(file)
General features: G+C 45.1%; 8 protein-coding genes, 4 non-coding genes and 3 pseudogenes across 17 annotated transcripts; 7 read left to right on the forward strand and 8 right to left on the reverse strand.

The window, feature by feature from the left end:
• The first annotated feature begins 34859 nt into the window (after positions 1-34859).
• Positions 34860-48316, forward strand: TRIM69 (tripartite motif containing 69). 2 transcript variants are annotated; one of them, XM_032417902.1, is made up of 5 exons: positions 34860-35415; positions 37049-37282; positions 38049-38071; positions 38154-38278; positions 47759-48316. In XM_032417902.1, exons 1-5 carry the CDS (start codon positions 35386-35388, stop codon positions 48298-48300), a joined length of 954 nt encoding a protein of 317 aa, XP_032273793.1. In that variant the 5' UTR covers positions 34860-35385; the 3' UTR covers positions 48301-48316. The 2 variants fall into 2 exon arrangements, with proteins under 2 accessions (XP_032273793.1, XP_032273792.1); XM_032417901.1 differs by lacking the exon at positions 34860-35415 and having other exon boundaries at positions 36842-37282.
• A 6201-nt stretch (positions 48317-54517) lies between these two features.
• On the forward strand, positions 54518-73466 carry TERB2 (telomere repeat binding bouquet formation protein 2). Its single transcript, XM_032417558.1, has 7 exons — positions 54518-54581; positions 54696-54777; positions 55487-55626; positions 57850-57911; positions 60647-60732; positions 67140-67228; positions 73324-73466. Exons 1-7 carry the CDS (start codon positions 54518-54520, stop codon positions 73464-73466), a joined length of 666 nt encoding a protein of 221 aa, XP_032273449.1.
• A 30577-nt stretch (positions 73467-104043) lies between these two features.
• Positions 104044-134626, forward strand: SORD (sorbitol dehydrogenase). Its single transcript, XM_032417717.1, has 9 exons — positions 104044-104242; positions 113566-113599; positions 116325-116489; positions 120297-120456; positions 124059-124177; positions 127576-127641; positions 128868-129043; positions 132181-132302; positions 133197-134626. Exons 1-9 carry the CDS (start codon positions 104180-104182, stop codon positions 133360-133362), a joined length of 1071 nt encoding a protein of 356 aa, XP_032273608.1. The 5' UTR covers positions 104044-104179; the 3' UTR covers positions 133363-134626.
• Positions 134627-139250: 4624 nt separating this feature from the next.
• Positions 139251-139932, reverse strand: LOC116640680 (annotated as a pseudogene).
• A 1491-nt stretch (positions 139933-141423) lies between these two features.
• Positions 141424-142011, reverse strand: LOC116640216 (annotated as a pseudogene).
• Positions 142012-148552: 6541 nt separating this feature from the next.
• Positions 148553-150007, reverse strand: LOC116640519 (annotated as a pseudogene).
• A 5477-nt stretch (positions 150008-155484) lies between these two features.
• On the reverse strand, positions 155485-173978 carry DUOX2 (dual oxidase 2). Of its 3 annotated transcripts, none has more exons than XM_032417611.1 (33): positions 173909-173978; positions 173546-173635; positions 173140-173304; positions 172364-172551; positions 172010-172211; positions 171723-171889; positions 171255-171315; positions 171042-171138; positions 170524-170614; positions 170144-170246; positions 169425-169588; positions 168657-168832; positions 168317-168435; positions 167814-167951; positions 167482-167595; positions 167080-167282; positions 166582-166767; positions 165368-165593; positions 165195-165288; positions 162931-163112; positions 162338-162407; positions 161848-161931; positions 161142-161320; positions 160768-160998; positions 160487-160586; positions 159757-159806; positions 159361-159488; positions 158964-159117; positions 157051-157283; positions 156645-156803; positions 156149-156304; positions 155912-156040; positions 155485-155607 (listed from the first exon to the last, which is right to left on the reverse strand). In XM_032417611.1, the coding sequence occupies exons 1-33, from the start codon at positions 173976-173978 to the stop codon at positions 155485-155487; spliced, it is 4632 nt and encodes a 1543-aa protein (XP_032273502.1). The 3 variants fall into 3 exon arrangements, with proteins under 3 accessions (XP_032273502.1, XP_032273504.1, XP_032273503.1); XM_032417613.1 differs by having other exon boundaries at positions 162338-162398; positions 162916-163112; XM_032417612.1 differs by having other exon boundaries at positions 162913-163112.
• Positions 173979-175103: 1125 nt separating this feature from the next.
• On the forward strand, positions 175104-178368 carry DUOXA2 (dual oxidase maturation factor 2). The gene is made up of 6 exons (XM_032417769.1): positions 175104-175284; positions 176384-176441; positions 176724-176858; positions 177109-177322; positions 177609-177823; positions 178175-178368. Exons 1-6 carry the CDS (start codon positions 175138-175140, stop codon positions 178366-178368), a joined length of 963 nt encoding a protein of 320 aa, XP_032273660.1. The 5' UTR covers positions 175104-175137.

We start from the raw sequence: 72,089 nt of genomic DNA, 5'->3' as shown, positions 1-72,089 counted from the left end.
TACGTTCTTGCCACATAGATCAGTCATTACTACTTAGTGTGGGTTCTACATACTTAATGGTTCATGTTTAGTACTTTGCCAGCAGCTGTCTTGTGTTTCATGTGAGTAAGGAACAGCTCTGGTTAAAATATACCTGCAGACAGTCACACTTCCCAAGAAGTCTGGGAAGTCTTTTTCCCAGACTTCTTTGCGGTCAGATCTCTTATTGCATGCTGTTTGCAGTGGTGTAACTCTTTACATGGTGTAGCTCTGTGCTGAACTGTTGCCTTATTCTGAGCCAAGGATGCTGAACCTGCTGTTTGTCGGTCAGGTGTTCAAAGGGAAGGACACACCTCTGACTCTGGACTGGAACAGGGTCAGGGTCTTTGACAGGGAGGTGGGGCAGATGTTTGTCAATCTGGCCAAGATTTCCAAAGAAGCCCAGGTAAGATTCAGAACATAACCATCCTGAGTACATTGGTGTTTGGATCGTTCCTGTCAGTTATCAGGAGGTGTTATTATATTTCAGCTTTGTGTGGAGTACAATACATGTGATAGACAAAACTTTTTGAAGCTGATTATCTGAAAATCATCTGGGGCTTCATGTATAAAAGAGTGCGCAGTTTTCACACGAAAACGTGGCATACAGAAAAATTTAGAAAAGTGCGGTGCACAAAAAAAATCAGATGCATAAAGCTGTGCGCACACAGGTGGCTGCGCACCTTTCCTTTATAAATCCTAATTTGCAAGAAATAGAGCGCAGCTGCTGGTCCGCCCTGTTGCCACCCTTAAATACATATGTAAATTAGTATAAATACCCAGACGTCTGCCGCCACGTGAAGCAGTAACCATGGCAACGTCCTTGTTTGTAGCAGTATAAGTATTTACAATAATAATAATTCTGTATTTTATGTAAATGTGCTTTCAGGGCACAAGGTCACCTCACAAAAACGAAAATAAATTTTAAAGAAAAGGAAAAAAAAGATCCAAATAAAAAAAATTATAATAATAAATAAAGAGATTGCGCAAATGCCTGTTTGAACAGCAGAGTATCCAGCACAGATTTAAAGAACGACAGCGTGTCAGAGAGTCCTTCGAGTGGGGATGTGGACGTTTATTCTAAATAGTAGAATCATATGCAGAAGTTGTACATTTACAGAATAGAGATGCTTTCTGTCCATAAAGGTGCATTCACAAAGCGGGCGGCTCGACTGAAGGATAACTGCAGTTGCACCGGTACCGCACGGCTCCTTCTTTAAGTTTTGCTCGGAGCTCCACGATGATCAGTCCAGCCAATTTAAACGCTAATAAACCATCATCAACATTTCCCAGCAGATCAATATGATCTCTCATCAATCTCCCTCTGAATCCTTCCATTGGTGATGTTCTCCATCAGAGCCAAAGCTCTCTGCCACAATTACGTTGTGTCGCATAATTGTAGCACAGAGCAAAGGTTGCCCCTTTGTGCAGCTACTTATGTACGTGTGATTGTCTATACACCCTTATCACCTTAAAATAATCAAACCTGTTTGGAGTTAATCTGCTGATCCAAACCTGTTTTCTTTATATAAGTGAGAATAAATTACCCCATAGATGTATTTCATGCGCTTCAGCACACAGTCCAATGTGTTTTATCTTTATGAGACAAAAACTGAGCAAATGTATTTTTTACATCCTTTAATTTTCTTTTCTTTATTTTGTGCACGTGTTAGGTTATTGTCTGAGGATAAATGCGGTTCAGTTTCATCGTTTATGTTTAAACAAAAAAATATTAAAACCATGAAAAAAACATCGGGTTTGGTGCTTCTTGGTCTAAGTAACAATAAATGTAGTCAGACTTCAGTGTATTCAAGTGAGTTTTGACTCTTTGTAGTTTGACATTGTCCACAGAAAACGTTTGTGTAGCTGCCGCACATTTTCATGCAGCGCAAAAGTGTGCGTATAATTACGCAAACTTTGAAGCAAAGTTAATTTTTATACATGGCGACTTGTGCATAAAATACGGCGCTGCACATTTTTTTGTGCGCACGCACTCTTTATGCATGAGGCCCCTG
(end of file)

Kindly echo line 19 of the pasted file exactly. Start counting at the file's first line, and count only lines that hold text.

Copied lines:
We start from the raw sequence: 72,089 nt of genomic DNA, 5'->3' as shown, positions 1-72,089 counted from the left end.